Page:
The underside of the roof forms large planes of tilted enclosure areas, strongly felt by anyone standing in the new spaciousness; the few vertical surfaces merging with the tilting planes forming a unified canopy above the completely open floor area. The roof space itself has now emerged to become a space with individuality and character. The before and after of this space have become worlds apart. Before, tiny, dark, claustrophobic boxes – after, now, an expanse of space and light with space to breathe, respecting an earlier tradition of one roof, one space.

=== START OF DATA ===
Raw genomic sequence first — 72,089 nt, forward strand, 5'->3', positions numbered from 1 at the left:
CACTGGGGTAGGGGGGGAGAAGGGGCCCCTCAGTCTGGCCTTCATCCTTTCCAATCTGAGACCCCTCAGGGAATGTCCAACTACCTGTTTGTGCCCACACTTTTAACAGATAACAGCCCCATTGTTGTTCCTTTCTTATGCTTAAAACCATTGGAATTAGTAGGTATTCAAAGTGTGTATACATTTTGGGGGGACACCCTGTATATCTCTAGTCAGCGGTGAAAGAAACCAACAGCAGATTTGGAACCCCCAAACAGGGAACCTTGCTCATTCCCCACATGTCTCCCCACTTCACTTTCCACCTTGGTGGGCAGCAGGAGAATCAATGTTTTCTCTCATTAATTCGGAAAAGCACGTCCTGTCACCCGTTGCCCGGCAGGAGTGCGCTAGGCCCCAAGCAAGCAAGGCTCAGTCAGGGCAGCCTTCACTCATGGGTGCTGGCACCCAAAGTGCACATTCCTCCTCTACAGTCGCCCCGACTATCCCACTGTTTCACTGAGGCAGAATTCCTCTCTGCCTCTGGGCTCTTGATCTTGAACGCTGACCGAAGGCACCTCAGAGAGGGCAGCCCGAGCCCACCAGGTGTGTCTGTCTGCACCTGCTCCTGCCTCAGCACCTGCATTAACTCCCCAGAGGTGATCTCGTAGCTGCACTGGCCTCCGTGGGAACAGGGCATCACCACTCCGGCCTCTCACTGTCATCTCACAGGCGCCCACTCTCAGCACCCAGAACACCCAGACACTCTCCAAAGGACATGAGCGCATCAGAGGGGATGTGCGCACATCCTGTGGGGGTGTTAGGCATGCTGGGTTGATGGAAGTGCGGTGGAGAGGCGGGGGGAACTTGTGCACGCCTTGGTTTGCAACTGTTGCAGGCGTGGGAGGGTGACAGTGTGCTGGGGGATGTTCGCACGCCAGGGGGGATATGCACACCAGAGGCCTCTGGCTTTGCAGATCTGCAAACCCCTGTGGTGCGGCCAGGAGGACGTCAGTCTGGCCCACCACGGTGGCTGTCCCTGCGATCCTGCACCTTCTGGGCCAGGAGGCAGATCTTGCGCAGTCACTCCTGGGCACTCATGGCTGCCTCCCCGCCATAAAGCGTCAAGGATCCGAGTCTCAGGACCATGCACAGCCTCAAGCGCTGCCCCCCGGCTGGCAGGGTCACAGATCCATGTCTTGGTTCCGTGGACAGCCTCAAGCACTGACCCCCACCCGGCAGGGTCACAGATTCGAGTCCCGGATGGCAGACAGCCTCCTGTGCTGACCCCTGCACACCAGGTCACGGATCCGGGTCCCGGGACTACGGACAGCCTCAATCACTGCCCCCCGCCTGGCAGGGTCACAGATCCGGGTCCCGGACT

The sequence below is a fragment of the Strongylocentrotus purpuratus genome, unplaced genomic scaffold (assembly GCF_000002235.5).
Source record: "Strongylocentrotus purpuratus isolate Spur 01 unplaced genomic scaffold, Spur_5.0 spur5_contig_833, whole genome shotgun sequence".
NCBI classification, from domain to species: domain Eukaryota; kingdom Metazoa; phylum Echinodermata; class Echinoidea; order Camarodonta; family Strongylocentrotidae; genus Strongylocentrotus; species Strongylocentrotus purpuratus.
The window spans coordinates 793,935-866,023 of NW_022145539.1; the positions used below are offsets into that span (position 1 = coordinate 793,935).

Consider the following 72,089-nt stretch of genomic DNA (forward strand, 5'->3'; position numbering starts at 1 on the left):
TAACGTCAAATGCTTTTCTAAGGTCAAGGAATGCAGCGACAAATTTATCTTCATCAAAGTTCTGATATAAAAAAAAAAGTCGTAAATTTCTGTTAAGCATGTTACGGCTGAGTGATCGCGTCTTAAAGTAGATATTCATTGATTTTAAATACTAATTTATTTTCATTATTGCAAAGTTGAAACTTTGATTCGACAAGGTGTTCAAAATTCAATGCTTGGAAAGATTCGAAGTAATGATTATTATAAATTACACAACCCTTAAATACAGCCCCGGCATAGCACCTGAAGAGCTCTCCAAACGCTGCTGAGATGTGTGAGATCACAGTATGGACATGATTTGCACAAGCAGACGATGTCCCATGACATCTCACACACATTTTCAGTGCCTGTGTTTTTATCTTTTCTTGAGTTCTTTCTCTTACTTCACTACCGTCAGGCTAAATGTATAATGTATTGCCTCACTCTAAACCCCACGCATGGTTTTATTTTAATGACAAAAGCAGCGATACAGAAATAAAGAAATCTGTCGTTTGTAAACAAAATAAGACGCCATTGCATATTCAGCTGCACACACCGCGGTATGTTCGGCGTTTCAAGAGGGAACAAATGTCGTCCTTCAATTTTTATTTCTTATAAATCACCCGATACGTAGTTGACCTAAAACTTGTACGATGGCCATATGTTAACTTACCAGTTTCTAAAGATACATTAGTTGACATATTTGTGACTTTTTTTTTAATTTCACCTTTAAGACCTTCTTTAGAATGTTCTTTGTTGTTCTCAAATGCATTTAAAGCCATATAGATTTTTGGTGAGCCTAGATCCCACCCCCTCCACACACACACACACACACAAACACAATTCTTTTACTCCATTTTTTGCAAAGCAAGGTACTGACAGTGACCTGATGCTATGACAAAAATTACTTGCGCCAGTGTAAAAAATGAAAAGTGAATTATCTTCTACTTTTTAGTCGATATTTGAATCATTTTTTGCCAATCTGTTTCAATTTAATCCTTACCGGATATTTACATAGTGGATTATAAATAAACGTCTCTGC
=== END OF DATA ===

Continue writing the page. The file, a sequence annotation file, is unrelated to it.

The roof space of a large, listed Art Nouveau townhouse has been renovated and modernised, including access via a new two-flight staircase. The challenge had been to create a spacious and useable room from a relatively dark and dismal attic, whilst at the same time adhering to all the relevant preservation bye-laws. New large scale roof openings were not permitted, however, the skylights, using the maximum areas allowed, and the fully renovated dormer windows, have become definitive sources of light for the open vistas of the new roof space. The new bathroom fits cosily into its own white box whilst the free-standing chimney emphasizes the full height of the roof itself. The newly created roof space is in keeping with the house itself and has a charm and a quality of its own. It has been re-created to an original and authentic state, spatially and constructionally, and now hovers creatively and openly high up above its parent house below.